Against The Grain - Counterintuitive Safety Tactics During Our Coast Mountain Traverse

No matter the adventure; bagging a peak, skiing a rad line, or finishing a traverse, for me it’s all second to getting home alive at the end of the day, (or in our case months). Oftentimes this past winter we would find ourselves several days or even a week away from potential rescue, which meant that every decision mattered. That being said, safety was not the only priority or let’s face it, we would have just stayed in bed hiding under the covers. We learned a few new things while we were out slogging for five and a half months through the Coast Mountains last winter, and I’m stoked to be able to share some insights.

Here's a few helpful tactics we employed, despite them seeming a bit against the grain of standard safety practices. We simply chose what worked best for us personally in each of the many circumstances and cruxes we encountered on the traverse. 

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Never Travel At Night Because It's Dangerous… Right?

We quickly found out that night travel could be much safer than during the day, and I’m not just talking about springtime melt-freeze cycles where the avalanche hazard is lower at night.  I’m talking about whiteout navigation. During the day all you see is the inside of a ping pong ball, but at night with a powerful headlamp, you can suddenly see all the crevasses ahead of you as your light creates contrast and shadows.

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Often the weather is calmer at night too. We enjoyed some great moonlit walks in calm weather after a day of extreme winds. Our advice? Don’t be afraid of the dark!

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Always Rope Up?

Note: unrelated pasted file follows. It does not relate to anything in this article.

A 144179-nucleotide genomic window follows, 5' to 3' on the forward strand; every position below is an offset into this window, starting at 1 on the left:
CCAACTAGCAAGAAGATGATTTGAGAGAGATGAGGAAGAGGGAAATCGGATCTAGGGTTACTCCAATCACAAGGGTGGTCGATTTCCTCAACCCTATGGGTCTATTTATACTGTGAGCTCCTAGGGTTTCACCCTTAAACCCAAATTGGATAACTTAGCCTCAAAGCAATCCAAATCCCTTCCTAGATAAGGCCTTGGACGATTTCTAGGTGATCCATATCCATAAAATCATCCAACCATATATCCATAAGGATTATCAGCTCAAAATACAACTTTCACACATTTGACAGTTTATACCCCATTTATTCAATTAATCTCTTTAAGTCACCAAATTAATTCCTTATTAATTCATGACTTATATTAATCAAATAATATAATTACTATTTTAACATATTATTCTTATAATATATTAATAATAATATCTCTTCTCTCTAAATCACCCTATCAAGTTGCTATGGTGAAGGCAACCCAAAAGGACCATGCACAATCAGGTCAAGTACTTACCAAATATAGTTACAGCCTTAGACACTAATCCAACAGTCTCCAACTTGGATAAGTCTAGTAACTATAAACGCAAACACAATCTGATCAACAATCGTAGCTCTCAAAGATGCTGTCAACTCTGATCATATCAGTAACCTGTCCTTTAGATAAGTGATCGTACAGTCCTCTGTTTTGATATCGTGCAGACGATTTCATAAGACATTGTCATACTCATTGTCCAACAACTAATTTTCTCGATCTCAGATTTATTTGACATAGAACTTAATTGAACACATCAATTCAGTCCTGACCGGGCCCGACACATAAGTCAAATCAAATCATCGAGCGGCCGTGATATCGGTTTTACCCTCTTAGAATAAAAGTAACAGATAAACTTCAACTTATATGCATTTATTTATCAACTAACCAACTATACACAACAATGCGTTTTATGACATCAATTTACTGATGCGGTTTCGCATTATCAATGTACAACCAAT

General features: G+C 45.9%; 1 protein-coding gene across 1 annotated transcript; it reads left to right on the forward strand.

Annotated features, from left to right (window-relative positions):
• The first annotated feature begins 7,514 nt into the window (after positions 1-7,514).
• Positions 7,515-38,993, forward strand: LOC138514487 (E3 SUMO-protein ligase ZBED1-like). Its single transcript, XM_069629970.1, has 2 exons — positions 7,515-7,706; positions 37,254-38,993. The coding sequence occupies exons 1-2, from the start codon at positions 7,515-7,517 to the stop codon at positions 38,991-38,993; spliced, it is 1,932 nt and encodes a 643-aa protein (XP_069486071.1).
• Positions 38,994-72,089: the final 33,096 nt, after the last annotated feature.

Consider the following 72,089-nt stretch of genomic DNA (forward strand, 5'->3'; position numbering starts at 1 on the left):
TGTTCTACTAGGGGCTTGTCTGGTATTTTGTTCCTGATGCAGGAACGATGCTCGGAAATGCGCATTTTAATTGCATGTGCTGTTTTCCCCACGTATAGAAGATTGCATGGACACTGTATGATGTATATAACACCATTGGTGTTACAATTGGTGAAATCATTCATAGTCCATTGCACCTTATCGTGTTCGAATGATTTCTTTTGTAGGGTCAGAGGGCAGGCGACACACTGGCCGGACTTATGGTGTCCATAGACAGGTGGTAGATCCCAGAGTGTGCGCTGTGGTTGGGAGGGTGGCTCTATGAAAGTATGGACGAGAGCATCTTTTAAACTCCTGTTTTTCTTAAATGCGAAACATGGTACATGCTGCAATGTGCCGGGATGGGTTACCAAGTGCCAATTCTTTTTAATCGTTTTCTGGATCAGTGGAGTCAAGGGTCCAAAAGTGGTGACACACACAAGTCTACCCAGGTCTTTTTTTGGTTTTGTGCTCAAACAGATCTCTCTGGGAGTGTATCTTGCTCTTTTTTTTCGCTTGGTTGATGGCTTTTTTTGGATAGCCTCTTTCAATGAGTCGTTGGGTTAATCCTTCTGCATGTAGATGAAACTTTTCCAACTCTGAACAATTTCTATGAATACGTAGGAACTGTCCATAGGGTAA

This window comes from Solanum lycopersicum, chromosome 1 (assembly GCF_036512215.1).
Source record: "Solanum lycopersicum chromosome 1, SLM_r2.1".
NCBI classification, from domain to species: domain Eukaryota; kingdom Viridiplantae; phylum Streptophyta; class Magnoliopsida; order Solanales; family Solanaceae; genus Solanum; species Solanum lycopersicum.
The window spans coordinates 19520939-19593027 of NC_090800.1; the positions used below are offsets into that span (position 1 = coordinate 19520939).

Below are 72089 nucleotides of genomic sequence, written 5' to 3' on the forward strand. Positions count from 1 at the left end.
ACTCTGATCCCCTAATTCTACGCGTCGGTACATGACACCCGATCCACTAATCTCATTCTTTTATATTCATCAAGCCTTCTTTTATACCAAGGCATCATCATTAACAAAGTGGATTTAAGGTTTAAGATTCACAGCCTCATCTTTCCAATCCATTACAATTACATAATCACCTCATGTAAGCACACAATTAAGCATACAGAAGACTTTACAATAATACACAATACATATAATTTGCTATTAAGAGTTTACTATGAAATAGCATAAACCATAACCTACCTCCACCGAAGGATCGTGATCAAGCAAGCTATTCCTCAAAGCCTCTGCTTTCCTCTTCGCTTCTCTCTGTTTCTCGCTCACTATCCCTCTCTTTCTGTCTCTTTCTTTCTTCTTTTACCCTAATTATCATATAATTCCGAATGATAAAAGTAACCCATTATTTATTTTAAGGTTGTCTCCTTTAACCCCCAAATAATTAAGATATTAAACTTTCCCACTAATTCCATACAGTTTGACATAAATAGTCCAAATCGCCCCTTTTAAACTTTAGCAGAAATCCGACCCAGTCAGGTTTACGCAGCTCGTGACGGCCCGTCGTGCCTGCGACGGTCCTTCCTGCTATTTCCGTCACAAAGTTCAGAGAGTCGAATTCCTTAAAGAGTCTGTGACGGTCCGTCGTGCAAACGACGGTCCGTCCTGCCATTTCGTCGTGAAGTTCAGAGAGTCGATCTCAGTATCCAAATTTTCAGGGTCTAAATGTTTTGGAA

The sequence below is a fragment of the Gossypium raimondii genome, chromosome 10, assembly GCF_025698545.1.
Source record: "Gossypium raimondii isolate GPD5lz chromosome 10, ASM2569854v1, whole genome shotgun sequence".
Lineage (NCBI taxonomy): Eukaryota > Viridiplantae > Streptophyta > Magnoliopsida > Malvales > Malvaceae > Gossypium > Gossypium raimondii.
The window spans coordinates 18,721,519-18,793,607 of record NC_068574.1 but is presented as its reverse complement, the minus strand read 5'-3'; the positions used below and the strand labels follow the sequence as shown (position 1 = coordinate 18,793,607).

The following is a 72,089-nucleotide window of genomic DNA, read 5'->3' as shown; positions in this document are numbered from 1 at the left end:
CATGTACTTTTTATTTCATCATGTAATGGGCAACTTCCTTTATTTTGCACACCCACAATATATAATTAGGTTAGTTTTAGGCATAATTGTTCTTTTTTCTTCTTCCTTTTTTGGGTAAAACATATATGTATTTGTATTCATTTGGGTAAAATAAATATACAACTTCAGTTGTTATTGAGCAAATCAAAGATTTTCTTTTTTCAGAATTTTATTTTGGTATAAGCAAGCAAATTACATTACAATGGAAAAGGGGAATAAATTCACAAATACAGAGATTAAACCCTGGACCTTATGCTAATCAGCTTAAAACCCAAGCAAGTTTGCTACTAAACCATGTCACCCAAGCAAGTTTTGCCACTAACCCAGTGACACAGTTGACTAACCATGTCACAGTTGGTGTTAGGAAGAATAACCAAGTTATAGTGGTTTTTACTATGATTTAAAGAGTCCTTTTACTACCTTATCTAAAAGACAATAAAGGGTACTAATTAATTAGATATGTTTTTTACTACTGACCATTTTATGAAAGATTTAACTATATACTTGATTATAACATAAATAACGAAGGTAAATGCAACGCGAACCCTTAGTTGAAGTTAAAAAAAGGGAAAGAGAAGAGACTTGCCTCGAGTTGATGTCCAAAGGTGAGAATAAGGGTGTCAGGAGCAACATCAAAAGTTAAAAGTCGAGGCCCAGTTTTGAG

Everyone has heard of roping up on glaciers. What people don’t often consider is that roping up may be more dangerous in certain situations. It’s not like turning on your avalanche transceiver and forgetting about it until you need it. When you are a party of two like my mom and I were, the chances of being able to stop the other’s fall, and not end up stacked one on top of another in a tangle of toboggans down some hole could be slim. Don’t believe me? Try it (with a backup rope anchored I’d recommend). Or easier yet, google it. Watch some YouTube videos of people actually jumping into crevasses and see how far people fall before they are stopped by a desperate team of three or four people that are actually prepared for and expecting the fall. Often, the safer option for us was to go unroped, with each of us carrying rescue gear. It was kind of the same mentality as skiing one at a time in avalanche terrain. Better to have only one person caught at a time.

When we did rope up we took extra precautions like tying our heavy toboggans to the rope so they wouldn’t land on us if we did fall in (I’m no expert but I feel like 40-60lbs landing on your head could give you a nasty headache). We also put a lot of distance between us and tied several butterfly knots in between to add friction. We also considered at times it may be better to set up anchors and belay. There are always options and consequences, for us the key was to consider as many as possible before choosing our method.

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Deep In The Lake

Traveling on skis afforded us an incredible advantage as our weight was spread out. We were able to cross areas we never could have by boot packing, like some not so frozen lakes, sketchy snow bridges across creeks, and of course crevasses. Since lake ice melts from the shore inwards, the safest way to travel was counterintuitively in the middle of the lake where the ice was thickest as opposed to close to shore. We also avoided creek inflow and outflow areas as the ice was always thinner there. We also considered roping up on some lakes in the spring to afford the person who had fallen in an escape option.

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All in all, we just did the best we could and tried to make the most practical decisions possible. Sometimes we had to sit out storms, or change our route, or wait until dark. Sometimes we committed to some pretty sketchy stuff. More often than I would have liked, I put 100% of my faith into the satellite imagery on my Gaia phone app. Trusting that the open crevasses were indeed 30m to the right of my track as I snowplowed un-roped, in total whiteout or in the dark, down some remote icefield.

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In the end we made it. There were some close calls but no injuries or crevasse falls ensued. I think a healthy dose of luck played into that as well, but luck only gets you so far.

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